A one-day awareness campaign aimed at educating teachers and educators on the Ebola viral disease has been launched in the country by the National Teachers’ Association of Liberia (NTAL).
The program, which was launched under the theme: “Together, We Say to Ebola Go and Never to Return,” also seeks to sensitize educational workers to join national government’s efforts to contain the further spread of the disease in the country.
The president of NTAL, Rev. Ellen Fartu Varfley, who launched the anti-Ebola awareness campaign said, although they were left out of the formation of the National Taskforce on Ebola by the government, the NTAL will not just sit there and watch teachers, education workers, and community dwellers die of the virus.
“We could not just sit supinely on the fence and watch our teachers; education workers as well as community dwellers die of the deadly virus,” Rev. Varfley emphasized.
According to her, every one of them (the teachers) has the same goal to save life and to kick Ebola out of Liberia.
She said, members of the NTAL in the 15 counties have being victimized by the disease, and as such, “we are declaring total war against the virus,” the NTAL president emphasized.
She then told the education workers that Ebola is not a death sentence, “if you have the symptoms such as, headache, fewer, diarrhea, vomiting etc., go to the nearby hospital or clinic immediately for check-up where the disease can be treated, it is obvious that prevention is better than cure.”
“Our leadership in all the counties including districts, schools and communities, are capable to fight this virus, because we cannot see it, but we can still set arm-bush for it and contain it by using all the hygienic and preventive measures,” said Rev. Varfley.
Madam Varfley stressed the need for all teachers to put their energy together to actively kick the deadly disease out of the country.
She called on her partners and well-wishers to assist them with some preventive materials and transportation to facility their movement in the country.
Rev. Varfley meanwhile donated 15 chlorine buckets and disinfectant materials to the 15 counties where the NTAL has branches.
For her part, Felecia Sackey Doe-Sumah, Assistant Education Minister for Childhood Education, commended the NTAL for the efforts toward the fight against Ebola virus disease.
She quoted Liberian leader, President Ellen Johnson Sirleaf as saying, “Ebola is everybody business and is not for one sector,” therefore everyone needs to join the government to fight this health emergency in Liberia.
According to her, everywhere is getting crippled by the virus, and as such, “We have being affected by Ebola, we need to continue our efforts to ensure that we all work together to kick the virus out.”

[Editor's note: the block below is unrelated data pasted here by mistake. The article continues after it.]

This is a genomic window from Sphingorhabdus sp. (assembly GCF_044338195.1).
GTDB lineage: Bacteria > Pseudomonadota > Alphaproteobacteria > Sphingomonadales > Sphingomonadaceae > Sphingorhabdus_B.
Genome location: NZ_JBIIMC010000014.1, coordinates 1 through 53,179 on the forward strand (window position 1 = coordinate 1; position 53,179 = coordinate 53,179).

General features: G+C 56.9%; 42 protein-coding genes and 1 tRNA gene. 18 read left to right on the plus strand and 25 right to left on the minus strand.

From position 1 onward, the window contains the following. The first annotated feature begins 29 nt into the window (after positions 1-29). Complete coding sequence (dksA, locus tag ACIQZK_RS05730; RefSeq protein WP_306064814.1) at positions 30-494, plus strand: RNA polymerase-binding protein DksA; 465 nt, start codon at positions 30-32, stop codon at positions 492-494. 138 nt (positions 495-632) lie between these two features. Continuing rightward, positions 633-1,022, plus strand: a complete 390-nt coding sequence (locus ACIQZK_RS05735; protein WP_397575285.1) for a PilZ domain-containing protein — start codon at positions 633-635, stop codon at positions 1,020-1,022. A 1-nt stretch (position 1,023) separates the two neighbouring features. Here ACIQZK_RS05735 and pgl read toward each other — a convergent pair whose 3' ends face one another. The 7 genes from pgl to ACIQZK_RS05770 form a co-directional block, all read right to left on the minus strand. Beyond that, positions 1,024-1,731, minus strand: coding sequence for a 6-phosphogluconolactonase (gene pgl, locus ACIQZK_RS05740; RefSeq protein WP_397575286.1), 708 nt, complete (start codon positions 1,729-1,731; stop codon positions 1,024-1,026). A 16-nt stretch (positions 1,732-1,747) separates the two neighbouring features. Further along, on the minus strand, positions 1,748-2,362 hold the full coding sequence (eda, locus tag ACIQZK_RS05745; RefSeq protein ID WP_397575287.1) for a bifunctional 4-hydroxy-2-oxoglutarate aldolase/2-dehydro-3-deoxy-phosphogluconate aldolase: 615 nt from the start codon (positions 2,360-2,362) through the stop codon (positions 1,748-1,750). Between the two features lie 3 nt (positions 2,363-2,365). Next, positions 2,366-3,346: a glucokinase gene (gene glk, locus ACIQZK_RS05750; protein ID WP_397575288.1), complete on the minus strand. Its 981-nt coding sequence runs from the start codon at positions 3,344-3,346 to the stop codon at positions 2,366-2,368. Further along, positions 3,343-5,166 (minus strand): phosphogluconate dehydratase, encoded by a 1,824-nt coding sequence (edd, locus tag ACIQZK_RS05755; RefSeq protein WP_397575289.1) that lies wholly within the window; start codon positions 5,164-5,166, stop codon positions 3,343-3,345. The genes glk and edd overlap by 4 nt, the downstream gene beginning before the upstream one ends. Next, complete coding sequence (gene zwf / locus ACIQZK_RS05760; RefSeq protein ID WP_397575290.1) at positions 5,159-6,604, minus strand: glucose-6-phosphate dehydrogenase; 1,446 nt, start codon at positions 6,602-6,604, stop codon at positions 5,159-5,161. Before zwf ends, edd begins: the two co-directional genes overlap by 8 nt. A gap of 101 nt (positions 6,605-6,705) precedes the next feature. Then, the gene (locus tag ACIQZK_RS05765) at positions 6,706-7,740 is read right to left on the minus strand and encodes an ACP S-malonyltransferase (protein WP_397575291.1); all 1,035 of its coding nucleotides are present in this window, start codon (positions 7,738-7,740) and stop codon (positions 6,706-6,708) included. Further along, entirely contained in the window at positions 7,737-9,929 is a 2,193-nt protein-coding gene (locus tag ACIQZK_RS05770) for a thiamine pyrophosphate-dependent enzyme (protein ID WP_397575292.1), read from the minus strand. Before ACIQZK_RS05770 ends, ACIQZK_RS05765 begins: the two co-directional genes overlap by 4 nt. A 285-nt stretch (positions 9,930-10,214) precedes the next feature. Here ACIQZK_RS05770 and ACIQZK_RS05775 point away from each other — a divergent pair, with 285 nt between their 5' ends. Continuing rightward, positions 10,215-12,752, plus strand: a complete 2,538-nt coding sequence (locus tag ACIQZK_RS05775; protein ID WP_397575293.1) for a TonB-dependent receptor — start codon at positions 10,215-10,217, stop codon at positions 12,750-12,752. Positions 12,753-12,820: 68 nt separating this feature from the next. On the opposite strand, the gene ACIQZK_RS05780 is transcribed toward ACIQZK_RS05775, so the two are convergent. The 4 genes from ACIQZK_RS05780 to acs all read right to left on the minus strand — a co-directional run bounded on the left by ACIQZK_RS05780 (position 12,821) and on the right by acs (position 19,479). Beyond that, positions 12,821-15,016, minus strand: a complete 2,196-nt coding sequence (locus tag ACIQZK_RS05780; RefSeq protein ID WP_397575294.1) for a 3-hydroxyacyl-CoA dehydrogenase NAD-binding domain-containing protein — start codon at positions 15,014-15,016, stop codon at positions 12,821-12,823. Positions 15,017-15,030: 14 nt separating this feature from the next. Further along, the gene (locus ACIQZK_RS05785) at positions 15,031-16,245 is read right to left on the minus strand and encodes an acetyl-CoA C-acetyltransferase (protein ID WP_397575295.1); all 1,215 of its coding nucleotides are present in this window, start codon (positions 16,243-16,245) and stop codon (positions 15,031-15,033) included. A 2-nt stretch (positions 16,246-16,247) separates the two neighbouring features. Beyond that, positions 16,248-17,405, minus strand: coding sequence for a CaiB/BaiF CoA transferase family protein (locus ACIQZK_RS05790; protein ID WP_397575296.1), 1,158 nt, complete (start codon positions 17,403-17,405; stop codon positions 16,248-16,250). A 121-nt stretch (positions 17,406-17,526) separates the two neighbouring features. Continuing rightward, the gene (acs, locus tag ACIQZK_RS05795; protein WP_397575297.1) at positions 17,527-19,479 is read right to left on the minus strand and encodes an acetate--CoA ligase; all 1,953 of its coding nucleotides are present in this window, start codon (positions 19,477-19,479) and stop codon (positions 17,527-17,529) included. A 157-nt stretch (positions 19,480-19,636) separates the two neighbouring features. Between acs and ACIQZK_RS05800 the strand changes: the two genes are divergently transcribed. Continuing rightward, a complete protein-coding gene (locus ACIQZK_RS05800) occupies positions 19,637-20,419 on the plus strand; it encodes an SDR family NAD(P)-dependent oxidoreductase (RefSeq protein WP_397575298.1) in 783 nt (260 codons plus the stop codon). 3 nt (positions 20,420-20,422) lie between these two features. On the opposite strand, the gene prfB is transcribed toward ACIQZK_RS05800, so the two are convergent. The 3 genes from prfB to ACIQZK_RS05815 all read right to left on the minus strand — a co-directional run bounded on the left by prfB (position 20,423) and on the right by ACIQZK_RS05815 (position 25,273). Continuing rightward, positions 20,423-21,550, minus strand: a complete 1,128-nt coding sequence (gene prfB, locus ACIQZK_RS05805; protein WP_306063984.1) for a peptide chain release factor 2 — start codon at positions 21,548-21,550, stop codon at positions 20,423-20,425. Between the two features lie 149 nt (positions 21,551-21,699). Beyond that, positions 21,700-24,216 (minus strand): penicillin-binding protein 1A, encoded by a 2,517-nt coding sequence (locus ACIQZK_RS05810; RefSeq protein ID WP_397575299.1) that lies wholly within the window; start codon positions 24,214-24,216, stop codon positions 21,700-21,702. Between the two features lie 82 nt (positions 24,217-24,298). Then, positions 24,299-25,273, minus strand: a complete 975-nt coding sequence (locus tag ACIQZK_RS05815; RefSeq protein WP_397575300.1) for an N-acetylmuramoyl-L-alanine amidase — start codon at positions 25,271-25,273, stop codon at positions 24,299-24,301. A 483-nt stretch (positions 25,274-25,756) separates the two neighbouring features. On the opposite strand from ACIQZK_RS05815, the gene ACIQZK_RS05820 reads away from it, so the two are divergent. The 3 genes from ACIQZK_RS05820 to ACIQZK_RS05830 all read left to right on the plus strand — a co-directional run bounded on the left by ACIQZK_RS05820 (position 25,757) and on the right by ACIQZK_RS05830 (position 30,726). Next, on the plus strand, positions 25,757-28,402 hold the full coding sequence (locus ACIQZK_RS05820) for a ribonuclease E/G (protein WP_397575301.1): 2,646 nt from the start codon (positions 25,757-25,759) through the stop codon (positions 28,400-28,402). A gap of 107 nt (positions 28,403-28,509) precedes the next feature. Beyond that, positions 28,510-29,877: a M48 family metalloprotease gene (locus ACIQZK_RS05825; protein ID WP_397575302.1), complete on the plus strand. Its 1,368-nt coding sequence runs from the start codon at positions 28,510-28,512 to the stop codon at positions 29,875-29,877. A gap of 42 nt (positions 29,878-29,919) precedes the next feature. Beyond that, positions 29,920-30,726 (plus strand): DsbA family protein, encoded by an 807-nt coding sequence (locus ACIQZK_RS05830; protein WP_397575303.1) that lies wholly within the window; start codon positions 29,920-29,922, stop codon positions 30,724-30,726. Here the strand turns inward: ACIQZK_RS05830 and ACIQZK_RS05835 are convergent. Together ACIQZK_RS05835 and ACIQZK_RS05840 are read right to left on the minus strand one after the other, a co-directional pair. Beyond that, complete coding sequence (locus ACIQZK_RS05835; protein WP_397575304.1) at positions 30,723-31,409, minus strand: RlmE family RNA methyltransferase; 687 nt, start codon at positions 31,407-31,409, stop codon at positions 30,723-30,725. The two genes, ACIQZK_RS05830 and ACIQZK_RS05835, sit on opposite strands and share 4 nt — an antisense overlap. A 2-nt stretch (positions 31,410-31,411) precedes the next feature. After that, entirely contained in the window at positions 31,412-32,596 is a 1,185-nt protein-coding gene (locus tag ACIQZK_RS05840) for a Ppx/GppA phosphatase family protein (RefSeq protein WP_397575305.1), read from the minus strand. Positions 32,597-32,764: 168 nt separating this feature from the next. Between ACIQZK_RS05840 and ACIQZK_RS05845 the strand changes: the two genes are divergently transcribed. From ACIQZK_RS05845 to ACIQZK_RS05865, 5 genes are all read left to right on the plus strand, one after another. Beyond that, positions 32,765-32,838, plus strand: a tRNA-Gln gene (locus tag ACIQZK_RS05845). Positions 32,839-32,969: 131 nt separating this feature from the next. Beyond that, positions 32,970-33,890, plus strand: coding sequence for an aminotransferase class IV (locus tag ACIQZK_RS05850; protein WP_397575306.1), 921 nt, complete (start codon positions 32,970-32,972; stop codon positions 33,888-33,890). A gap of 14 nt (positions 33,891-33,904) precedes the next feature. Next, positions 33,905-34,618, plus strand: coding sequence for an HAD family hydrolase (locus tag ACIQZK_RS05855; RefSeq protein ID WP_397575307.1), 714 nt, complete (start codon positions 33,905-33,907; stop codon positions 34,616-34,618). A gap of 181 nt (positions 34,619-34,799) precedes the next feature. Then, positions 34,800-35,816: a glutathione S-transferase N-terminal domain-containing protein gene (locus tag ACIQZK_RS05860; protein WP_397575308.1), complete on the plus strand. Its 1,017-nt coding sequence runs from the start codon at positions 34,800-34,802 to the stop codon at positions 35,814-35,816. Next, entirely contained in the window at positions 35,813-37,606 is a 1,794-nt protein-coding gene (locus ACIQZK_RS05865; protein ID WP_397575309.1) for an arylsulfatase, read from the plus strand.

She also urged teachers to demonstrate good behavior practices during the Ebola crisis, “because people in the communities are looking up to them (teachers) for guidance and the display of preventive measures.
Moreover, Assistant Minister Sumah said, teachers should be the one to tell people to stop watching dead bodies in the community because Ebola is real, and it kills.
Meanwhile, Victor Geekor, marketing manager of Secure Risk Insurance Company lauded the NTAL for stepping in as head of teachers in the country to kick Ebola virus out of the country.
Also, the secretary-general of the Civil Society Movement of Liberia (CSML), Christopher Toe, has called on the government to reopen all schools in the country.
Toe believes that when schools are reopened, the campuses could be used as one of the cardinal points to carry out Ebola sensitization, and to also promote hygienic measures, thereby moving Liberia towards zeroing the infection.
He made the recommendation last Tuesday during programs marking the official launch of the National Teachers’ Association (NTAL) Ebola Awareness Program in Monrovia.
Toe emphasized that with the reopening of schools, teachers and students could be hired by the National Taskforce to play a vital role in spreading anti-Ebola messages both at school, and in their various communities.
While thanking the NTAL for its resolve to play a proactive role in the fight against the killer disease, Mr. Toe then challenged teachers to approach the Ebola issue with commitment and dedication to help contain the spread of the virus since they are the role models.
At the same time, the secretary-general of the National Principal Association of Liberia, Albertha Coker, reminded her colleagues of their individual and collective obligations to contribute to the fight against the disease, “because some of the teachers too are being victimized by the situation.”